L2-norm multiple kernel learning and its application to biomedical data fusion
1 Bioinformatics Group, Department of Electrical Engineering, Katholieke Universiteit Leuven, Kasteelpark Arenberg 10, Heverlee B-3001, Belgium
2 Systems, Models and Control Group, Department of Electrical Engineering, Katholieke Universiteit Leuven, Kasteelpark Arenberg 10, Heverlee B-3001, Belgium
BMC Bioinformatics 2010, 11:309 doi:10.1186/1471-2105-11-309Published: 8 June 2010
This paper introduces the notion of optimizing different norms in the dual problem of support vector machines with multiple kernels. The selection of norms yields different extensions of multiple kernel learning (MKL) such as L∞, L1, and L2 MKL. In particular, L2 MKL is a novel method that leads to non-sparse optimal kernel coefficients, which is different from the sparse kernel coefficients optimized by the existing L∞ MKL method. In real biomedical applications, L2 MKL may have more advantages over sparse integration method for thoroughly combining complementary information in heterogeneous data sources.
We provide a theoretical analysis of the relationship between the L2 optimization of kernels in the dual problem with the L2 coefficient regularization in the primal problem. Understanding the dual L2 problem grants a unified view on MKL and enables us to extend the L2 method to a wide range of machine learning problems. We implement L2 MKL for ranking and classification problems and compare its performance with the sparse L∞ and the averaging L1 MKL methods. The experiments are carried out on six real biomedical data sets and two large scale UCI data sets. L2 MKL yields better performance on most of the benchmark data sets. In particular, we propose a novel L2 MKL least squares support vector machine (LSSVM) algorithm, which is shown to be an efficient and promising classifier for large scale data sets processing.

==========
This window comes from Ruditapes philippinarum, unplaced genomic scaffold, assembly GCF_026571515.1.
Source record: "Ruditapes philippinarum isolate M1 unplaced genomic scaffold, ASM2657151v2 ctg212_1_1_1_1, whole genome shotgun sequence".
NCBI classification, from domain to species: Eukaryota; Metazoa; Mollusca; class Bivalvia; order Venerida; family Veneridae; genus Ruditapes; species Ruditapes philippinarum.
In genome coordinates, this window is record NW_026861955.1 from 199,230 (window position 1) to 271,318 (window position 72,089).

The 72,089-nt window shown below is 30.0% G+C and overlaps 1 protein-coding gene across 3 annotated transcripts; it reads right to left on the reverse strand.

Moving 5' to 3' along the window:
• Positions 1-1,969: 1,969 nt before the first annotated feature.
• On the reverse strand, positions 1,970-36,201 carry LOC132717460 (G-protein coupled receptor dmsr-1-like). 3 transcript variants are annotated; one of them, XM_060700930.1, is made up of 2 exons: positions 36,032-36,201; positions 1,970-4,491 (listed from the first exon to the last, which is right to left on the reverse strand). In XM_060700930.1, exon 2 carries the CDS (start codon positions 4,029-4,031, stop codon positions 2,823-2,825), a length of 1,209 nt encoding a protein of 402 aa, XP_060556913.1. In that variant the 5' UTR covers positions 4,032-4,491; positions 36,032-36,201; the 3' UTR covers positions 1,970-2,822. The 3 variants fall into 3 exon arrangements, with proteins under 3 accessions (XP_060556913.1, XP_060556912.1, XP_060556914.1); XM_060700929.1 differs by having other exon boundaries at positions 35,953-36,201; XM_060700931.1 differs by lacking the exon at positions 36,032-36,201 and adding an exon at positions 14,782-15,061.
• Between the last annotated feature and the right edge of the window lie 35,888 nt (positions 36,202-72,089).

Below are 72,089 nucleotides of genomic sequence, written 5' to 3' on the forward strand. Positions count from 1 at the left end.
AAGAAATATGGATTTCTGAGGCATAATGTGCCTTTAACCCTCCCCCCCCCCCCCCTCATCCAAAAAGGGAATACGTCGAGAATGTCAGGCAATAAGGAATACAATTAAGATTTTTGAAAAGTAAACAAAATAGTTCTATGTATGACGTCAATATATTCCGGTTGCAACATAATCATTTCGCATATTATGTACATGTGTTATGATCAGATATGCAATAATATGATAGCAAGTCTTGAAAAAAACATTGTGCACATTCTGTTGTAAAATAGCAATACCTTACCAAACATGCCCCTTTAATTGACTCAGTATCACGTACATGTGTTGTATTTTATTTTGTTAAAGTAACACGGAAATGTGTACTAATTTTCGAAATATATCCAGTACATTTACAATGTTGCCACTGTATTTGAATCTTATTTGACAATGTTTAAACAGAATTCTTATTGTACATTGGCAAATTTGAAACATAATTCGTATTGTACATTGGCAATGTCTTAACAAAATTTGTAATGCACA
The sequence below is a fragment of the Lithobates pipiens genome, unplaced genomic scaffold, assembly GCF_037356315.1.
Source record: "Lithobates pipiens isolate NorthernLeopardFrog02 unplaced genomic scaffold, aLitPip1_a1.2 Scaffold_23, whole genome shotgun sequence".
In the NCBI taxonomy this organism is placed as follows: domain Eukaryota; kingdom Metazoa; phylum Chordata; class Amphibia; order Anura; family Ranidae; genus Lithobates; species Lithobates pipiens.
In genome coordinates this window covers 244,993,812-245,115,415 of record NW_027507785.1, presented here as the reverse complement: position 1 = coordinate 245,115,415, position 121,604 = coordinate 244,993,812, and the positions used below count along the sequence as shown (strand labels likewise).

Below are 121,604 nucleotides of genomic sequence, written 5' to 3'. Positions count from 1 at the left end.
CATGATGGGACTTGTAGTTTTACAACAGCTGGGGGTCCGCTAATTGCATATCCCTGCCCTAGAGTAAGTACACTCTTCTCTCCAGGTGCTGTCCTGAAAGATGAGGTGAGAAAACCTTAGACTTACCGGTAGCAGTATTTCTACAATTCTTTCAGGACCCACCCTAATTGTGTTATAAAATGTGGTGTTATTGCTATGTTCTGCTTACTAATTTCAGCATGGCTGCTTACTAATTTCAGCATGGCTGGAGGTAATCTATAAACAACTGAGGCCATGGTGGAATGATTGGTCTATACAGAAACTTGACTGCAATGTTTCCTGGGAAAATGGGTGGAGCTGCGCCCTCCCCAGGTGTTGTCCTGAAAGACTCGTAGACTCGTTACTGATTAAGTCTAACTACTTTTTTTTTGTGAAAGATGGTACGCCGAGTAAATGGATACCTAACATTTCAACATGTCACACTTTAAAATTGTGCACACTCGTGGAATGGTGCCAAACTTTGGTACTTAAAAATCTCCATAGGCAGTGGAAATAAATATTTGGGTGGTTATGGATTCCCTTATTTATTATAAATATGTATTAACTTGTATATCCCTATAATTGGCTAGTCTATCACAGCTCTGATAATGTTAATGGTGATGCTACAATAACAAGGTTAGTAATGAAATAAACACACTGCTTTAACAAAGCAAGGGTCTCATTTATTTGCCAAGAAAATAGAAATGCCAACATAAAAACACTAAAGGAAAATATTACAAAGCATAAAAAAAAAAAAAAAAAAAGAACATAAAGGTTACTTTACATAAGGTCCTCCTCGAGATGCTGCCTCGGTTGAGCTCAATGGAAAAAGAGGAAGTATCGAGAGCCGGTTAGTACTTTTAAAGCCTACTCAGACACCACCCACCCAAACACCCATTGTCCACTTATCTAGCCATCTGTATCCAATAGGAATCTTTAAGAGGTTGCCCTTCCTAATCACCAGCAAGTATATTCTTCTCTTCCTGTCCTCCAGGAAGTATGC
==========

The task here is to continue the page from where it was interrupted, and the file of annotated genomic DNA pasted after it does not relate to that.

This paper extends the statistical framework of genomic data fusion based on MKL. Allowing non-sparse weights on the data sources is an attractive option in settings where we believe most data sources to be relevant to the problem at hand and want to avoid a "winner-takes-all" effect seen in L∞ MKL, which can be detrimental to the performance in prospective studies. The notion of optimizing L2 kernels can be straightforwardly extended to ranking, classification, regression, and clustering algorithms. To tackle the computational burden of MKL, this paper proposes several novel LSSVM based MKL algorithms. Systematic comparison on real data sets shows that LSSVM MKL has comparable performance as the conventional SVM MKL algorithms. Moreover, large scale numerical experiments indicate that when cast as semi-infinite programming, LSSVM MKL can be solved more efficiently than SVM MKL.
The MATLAB code of algorithms implemented in this paper is downloadable from http://homes.esat.kuleuven.be/~sistawww/bioi/syu/l2lssvm.html webcite.